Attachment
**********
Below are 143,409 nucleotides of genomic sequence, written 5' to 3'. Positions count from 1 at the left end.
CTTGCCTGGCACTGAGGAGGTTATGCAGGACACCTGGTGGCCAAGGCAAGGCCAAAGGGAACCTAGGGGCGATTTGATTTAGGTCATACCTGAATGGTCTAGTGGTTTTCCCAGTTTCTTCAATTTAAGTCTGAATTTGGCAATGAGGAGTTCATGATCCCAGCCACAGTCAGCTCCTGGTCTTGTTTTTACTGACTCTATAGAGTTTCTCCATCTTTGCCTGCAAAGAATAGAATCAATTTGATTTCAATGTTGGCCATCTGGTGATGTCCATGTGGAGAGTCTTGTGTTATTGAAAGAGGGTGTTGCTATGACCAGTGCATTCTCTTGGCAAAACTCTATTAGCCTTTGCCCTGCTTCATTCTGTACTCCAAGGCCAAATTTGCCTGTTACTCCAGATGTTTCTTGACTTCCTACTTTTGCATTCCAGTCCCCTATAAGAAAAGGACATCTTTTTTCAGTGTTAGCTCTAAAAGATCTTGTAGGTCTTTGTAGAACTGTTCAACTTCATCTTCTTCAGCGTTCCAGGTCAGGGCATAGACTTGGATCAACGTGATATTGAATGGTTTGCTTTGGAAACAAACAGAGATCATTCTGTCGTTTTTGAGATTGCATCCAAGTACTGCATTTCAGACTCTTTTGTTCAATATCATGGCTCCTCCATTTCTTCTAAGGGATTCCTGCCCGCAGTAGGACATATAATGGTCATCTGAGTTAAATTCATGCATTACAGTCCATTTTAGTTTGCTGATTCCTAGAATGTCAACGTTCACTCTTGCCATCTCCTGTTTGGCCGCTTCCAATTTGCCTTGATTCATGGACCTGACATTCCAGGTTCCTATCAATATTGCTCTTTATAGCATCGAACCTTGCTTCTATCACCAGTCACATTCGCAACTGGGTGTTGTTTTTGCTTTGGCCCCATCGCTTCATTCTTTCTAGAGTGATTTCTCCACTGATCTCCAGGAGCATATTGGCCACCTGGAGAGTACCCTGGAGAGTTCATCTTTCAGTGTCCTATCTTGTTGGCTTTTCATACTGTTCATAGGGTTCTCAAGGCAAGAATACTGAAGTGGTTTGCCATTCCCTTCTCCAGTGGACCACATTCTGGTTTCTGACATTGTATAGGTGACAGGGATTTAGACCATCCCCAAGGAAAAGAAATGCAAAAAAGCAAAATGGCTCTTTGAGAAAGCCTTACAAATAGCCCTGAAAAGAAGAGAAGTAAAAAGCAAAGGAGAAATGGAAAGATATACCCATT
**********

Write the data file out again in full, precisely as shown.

Below are 143,409 nucleotides of genomic sequence, written 5' to 3'. Positions count from 1 at the left end.
CTTGCCTGGCACTGAGGAGGTTATGCAGGACACCTGGTGGCCAAGGCAAGGCCAAAGGGAACCTAGGGGCGATTTGATTTAGGTCATACCTGAATGGTCTAGTGGTTTTCCCAGTTTCTTCAATTTAAGTCTGAATTTGGCAATGAGGAGTTCATGATCCCAGCCACAGTCAGCTCCTGGTCTTGTTTTTACTGACTCTATAGAGTTTCTCCATCTTTGCCTGCAAAGAATAGAATCAATTTGATTTCAATGTTGGCCATCTGGTGATGTCCATGTGGAGAGTCTTGTGTTATTGAAAGAGGGTGTTGCTATGACCAGTGCATTCTCTTGGCAAAACTCTATTAGCCTTTGCCCTGCTTCATTCTGTACTCCAAGGCCAAATTTGCCTGTTACTCCAGATGTTTCTTGACTTCCTACTTTTGCATTCCAGTCCCCTATAAGAAAAGGACATCTTTTTTCAGTGTTAGCTCTAAAAGATCTTGTAGGTCTTTGTAGAACTGTTCAACTTCATCTTCTTCAGCGTTCCAGGTCAGGGCATAGACTTGGATCAACGTGATATTGAATGGTTTGCTTTGGAAACAAACAGAGATCATTCTGTCGTTTTTGAGATTGCATCCAAGTACTGCATTTCAGACTCTTTTGTTCAATATCATGGCTCCTCCATTTCTTCTAAGGGATTCCTGCCCGCAGTAGGACATATAATGGTCATCTGAGTTAAATTCATGCATTACAGTCCATTTTAGTTTGCTGATTCCTAGAATGTCAACGTTCACTCTTGCCATCTCCTGTTTGGCCGCTTCCAATTTGCCTTGATTCATGGACCTGACATTCCAGGTTCCTATCAATATTGCTCTTTATAGCATCGAACCTTGCTTCTATCACCAGTCACATTCGCAACTGGGTGTTGTTTTTGCTTTGGCCCCATCGCTTCATTCTTTCTAGAGTGATTTCTCCACTGATCTCCAGGAGCATATTGGCCACCTGGAGAGTACCCTGGAGAGTTCATCTTTCAGTGTCCTATCTTGTTGGCTTTTCATACTGTTCATAGGGTTCTCAAGGCAAGAATACTGAAGTGGTTTGCCATTCCCTTCTCCAGTGGACCACATTCTGGTTTCTGACATTGTATAGGTGACAGGGATTTAGACCATCCCCAAGGAAAAGAAATGCAAAAAAGCAAAATGGCTCTTTGAGAAAGCCTTACAAATAGCCCTGAAAAGAAGAGAAGTAAAAAGCAAAGGAGAAATGGAAAGATATACCCATT